Thursday, April 13, 2006

Kanoon ke lambe haath

70% of the Bollywood movies of the 70s ended with the dutiful Iftekar dragging a regretful Ranjit in hand-cuffs and uttering "Kanoon ke haath bade lambe hain...isse banchke kahan jaoge".This was followed by a freezing pane potraying the budh-dhi maa,the separated-and-finally-thank-god-united twins with their heroines holding hands.The background music was always a song, which has to have the title of the film as the words. And then suddenly from no-where would zoom "THE END".Being fed on this diet for long I had always believed that "Kanoon ke lambe haath" was one of those SANDH-KA-GOBAR restricted to the celluloid world. But recent days incidents have given a shake to the very foundation of this belief. It is a shake much much stronger than Rakhi Sawant's hip movements that had my belief shattered into bits and pieces.

Justice in India seems to be on a fast track these days.Whether it is the girl foetus killer doctor or a rapist police hawildar no one is spared by the blind-folded Kanoon ki Devi. Even Bollywood celebrities are not beyond the reach of the ever stretching hands of the law. From my ignorant childhood till my know-it-all present googling days I cannot think of any similar incident like Mumbai Dance Bar Ban where court reversed government's silly idea that robbed people of their livelihood.Even the openly murdered and quickly forgotten Jessica Lal was remembered back and much to the astonishment of used-to-corruption Indian public, the red tapes on the files were re-opened again. In short the Indian justice system is sending strong message that amidst all the gloom that hovers over the Indian society there is still hope in the form of messiahs dressed in black gowns and armed with the wooden hammers.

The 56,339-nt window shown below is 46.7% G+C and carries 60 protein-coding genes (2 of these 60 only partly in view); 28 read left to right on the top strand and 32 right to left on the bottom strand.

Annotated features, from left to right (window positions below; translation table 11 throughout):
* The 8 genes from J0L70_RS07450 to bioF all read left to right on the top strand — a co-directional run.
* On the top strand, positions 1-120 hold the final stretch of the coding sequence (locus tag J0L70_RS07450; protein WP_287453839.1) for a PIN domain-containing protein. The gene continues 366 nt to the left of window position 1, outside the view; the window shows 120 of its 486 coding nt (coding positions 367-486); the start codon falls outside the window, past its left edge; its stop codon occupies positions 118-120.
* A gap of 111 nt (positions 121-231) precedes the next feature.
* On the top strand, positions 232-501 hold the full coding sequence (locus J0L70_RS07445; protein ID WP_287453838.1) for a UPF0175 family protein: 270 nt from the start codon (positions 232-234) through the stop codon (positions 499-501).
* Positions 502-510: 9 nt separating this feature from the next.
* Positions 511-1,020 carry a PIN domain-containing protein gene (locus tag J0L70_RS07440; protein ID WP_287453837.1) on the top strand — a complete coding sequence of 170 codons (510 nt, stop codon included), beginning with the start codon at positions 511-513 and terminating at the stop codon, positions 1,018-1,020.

But strangely the sceptic in me is far from satisfied. Why is it that all of a sudden headlines are bound to carry a justice delivered story each day?After all this is India yaar!!! We are used to seeing ministers come out clean like a SURF-KI-DHULAI even if the evidences of their corruption pile to Himalayan heights.We are used to look for the blacker in front of the movie theatres.... check for minister's quota while buying railway tickets.... run to the local MLA for admitting either ailing parents to the hospital or failing children to the school. Our basic survival depends on how good we are in finding the back doors to anywhere and everywhere. That's how we were brought up...that's how we had been.... till recent times. So what’s the story behind the story after all?